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Goodyear wants to put petal to the metal with tires made out of dandelions

Time to branch out to other sources of natural rubber

Goodyear has announced it is developing a source of natural rubber derived from dandelions that it can use for its tires. Yes, dandelions. Flowers. Tires made of out flowers. Dandelion tires.

The idea stems from a desire to develop a US-based source of natural rubber—the company says currently, 90% of the world’s rubber is sourced from tropical locations. So, Goodyear will, together with the US DoD (that’s Department of Defense, not a newly formed Department of Dandelions, sadly) and others, work with a company called Farmed Materials to harvest dandelions.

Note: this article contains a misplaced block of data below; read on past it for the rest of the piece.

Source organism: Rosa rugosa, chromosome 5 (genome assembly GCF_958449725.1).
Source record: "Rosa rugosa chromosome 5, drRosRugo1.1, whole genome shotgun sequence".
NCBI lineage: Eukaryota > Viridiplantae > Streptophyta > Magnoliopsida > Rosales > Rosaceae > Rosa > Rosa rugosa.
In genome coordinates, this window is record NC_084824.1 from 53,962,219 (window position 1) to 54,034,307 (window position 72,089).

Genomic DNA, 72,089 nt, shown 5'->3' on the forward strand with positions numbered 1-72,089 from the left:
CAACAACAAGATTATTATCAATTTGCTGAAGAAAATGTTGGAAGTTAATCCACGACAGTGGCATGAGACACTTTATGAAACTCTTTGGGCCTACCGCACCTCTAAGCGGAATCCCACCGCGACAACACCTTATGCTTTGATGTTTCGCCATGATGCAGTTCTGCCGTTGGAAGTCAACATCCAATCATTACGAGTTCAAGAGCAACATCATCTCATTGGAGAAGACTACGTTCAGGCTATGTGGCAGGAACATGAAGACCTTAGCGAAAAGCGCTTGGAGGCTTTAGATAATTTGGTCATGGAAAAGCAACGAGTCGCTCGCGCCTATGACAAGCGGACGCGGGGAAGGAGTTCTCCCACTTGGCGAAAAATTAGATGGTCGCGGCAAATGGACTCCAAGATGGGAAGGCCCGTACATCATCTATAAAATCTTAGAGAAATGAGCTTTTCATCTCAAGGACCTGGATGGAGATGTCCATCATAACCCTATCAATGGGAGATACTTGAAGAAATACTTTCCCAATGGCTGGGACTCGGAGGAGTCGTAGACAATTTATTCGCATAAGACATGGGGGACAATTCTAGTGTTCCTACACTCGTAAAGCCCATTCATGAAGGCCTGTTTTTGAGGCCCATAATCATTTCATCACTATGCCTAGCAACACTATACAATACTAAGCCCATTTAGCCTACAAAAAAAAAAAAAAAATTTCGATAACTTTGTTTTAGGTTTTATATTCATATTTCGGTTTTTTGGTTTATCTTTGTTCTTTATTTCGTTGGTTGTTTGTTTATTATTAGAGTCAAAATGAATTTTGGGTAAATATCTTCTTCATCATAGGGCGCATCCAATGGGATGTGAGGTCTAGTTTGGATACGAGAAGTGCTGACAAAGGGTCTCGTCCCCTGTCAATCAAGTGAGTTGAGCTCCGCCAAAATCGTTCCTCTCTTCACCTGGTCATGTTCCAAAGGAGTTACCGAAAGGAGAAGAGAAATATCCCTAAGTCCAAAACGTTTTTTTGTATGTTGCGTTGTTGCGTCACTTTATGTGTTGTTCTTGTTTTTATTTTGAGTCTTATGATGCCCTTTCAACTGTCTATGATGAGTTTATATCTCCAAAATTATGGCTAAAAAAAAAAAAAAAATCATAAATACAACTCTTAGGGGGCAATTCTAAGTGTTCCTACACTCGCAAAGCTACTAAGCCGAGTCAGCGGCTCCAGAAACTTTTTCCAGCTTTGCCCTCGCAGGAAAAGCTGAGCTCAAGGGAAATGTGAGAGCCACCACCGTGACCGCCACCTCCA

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An alternative to rubber trees

Why dandelions? It was a root-and-branch approach that analyzed over 2,500 plants to find any with materials suitable enough to use for tires. Turns out a species of dandelion known as TK (Taraxacum kok-saghyz, pictured above) could be a useful alternative to natural rubber trees.

Indeed, rubber trees are said to take seven years to produce the latex needed for rubber production. Dandelions can do it in six months, are resilient, and can grow in temperate climates. First tests will be to use this new natural rubber for military aircraft tires.

Think this budding idea will bloom?

NOTE: This article first appeared on Minor edits have been made.

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